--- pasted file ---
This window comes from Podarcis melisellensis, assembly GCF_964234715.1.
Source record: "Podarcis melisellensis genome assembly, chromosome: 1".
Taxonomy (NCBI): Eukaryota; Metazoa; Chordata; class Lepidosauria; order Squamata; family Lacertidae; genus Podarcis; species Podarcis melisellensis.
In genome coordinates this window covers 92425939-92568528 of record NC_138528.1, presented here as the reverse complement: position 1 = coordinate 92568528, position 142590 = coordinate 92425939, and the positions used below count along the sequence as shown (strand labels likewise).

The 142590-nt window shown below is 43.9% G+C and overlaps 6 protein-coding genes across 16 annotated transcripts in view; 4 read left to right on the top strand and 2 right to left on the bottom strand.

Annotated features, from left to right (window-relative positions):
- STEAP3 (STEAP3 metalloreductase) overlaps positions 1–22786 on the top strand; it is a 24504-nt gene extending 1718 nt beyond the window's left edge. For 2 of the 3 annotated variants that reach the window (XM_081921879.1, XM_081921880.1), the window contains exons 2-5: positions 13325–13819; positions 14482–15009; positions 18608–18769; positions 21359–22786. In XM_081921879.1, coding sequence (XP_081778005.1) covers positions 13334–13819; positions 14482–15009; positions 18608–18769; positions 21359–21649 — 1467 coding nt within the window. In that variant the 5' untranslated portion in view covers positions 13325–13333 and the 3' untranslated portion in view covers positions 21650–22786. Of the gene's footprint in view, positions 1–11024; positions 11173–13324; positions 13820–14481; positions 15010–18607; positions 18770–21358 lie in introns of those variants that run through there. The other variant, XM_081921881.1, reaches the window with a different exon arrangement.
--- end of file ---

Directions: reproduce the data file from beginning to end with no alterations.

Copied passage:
This window comes from Podarcis melisellensis, assembly GCF_964234715.1.
Source record: "Podarcis melisellensis genome assembly, chromosome: 1".
Taxonomy (NCBI): Eukaryota; Metazoa; Chordata; class Lepidosauria; order Squamata; family Lacertidae; genus Podarcis; species Podarcis melisellensis.
In genome coordinates this window covers 92425939-92568528 of record NC_138528.1, presented here as the reverse complement: position 1 = coordinate 92568528, position 142590 = coordinate 92425939, and the positions used below count along the sequence as shown (strand labels likewise).

The 142590-nt window shown below is 43.9% G+C and overlaps 6 protein-coding genes across 16 annotated transcripts in view; 4 read left to right on the top strand and 2 right to left on the bottom strand.

Annotated features, from left to right (window-relative positions):
- STEAP3 (STEAP3 metalloreductase) overlaps positions 1–22786 on the top strand; it is a 24504-nt gene extending 1718 nt beyond the window's left edge. For 2 of the 3 annotated variants that reach the window (XM_081921879.1, XM_081921880.1), the window contains exons 2-5: positions 13325–13819; positions 14482–15009; positions 18608–18769; positions 21359–22786. In XM_081921879.1, coding sequence (XP_081778005.1) covers positions 13334–13819; positions 14482–15009; positions 18608–18769; positions 21359–21649 — 1467 coding nt within the window. In that variant the 5' untranslated portion in view covers positions 13325–13333 and the 3' untranslated portion in view covers positions 21650–22786. Of the gene's footprint in view, positions 1–11024; positions 11173–13324; positions 13820–14481; positions 15010–18607; positions 18770–21358 lie in introns of those variants that run through there. The other variant, XM_081921881.1, reaches the window with a different exon arrangement.